Sunday 4 June 2017


It’s always a pleasure and an inspiration reading Nina Simon’s posts. But the ones I’ve always liked the most were those where she shares her learnings from being in a position of responsibility, such as Year One as a Museum Director… Survived! or her latest Why We Moved the Abbott Square Opening -  A Mistake, a Tough Call and a Pivot.

We’re all too used to museum directors – or other people with a responsibility to lead in our field – available to discuss happy endings. Rarely the process, never the failures. Even when they feel compelled to comment on actions and situations that receive negative criticism, there always seems to be a way of getting around the whole thing, finding justifications, concentrating on irrelevant details, offering alternative truths. Anything that can take our attention away from what should essentially be discussed. Anything but a clear “It’s true, we were wrong about this, we’re here to discuss it.”

Nina Simon’s latest post inevitably reminded me of the recent re-inauguration of the National Coach Museum. For those not familiar with this case, this national museum was hastily inaugurated by the Portuguese government in 2015, as a new building and a warehouse for the collection of coaches, since its museography was not yet ready. Still, it was called a “museum” and it charged as a “museum”, while the absence of museography was presented as a minor detail by the then Secretary of State for Culture. In a year of general election, the museum had to open no matter what.

The museography finally being ready, the National Coach Museum was re-inaugurated last month. The term “re-inaugurated” was used both with or without irony by journalists, museum professionals and citizens alike. And yet, some people in a position of responsibility willingly entered a game of words, objected to the use of the term “re-inauguration” and informed us that this was “just” the official presentation of the project of museography. As a citizen, and as a museum professional, I felt upset and deeply offended. In this environment of “anything goes”, there are people with responsibilities who easily sacrifice their self-respect and make the terrible mistake of undervaluing and disrespecting other people’s intelligence.

The case of the National Coach Museum is not unique in Portugal. In that same year of 2015, the Museu do Aljube (a municipal museum telling the story of the resistance against the dictatorship) opened before its completion, because it “had to” open on the 25th of April, the day of the revolution. What differentiates this case is that people who visited in the weeks following the inauguration were informed by the staff that there was no entrance fee as the museum was not yet ready – which doesn't make it more acceptable, but it does make it slightly more honest. Another “false” inauguration was that of MAAT – Museum of Art, Architecture and Technology, in October 2016, which made people queue for hours only to come out saying “That’s it?!” (read the post MAAT, a generator of expectations).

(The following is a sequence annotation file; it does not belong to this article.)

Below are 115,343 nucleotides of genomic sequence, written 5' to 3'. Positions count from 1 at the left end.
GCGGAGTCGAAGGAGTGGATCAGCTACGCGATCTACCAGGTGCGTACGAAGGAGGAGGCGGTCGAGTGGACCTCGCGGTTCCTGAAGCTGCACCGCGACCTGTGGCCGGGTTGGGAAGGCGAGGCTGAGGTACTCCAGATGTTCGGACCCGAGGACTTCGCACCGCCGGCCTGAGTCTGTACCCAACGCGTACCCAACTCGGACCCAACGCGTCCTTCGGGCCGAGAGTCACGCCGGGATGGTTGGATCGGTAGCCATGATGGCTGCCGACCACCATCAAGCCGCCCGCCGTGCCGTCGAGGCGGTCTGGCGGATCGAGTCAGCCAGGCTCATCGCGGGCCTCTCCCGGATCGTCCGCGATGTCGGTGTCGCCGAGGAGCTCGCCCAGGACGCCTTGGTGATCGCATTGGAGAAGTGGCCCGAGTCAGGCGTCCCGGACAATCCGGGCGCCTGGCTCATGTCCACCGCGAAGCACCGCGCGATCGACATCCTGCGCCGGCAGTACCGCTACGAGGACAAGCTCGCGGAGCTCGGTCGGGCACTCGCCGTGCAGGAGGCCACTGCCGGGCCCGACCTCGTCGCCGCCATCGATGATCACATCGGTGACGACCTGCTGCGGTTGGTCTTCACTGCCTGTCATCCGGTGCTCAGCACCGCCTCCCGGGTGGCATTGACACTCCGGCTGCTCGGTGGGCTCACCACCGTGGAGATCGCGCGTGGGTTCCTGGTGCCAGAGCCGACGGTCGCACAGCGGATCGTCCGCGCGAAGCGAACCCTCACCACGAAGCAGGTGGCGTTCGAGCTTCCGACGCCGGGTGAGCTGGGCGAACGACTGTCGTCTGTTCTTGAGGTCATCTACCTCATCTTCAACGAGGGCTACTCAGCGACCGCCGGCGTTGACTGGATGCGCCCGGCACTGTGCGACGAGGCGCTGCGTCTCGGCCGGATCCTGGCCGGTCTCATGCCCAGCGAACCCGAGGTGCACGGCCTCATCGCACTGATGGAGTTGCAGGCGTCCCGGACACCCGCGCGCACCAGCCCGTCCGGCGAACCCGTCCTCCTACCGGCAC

Going back to Nina Simon’s post regarding the postponing of the Abbott Square opening, two statements particularly resonated with me:

Ten days ago, we called it all off. Why? The reason is simple: we weren’t ready.

Clear, direct, honest. Nina Simon did not look for excuses, did not try to embellish the facts, much less looked for alternative facts. Things were not going according to plan and tough decisions had to be made. And they were made.

Further down, another big lesson Nina Simon gives us:

“I am so grateful to our staff, board, and community for supporting this change. I made the mistake, and they made the solution work. Our staff did an amazing job communicating the change with press, members, and partners - even shifting a huge cover story that went to print just hours after we made the change. Our team clearly, quickly told everyone about the change, and we emphasized that we were postponing so we could offer members the best experience possible. People were understanding about the delay and excited about the opening to come. And I went back to sleeping at night... while spending my days working hard to make the project live up to our community's biggest dreams.”

What I see in Nina Sinom is a true museum leader. One that acknowledges her mistakes, is honest with herself and others, acts respectfully towards both her team and the community, serves most and above all the museum’s mission. And what she gets in return is precisely their respect and support. She didn’t look for excuses, she didn’t blame anyone else, she didn’t try to fool anyone with small lies or alternative stories. She made herself publicly accountable and shared her learnings with all of us, her colleagues. Abbott Square will eventually open and it will be a great celebration for everyone. It will also be a great example of museum leadership. I hope it will duly resonate in our corner of the world.

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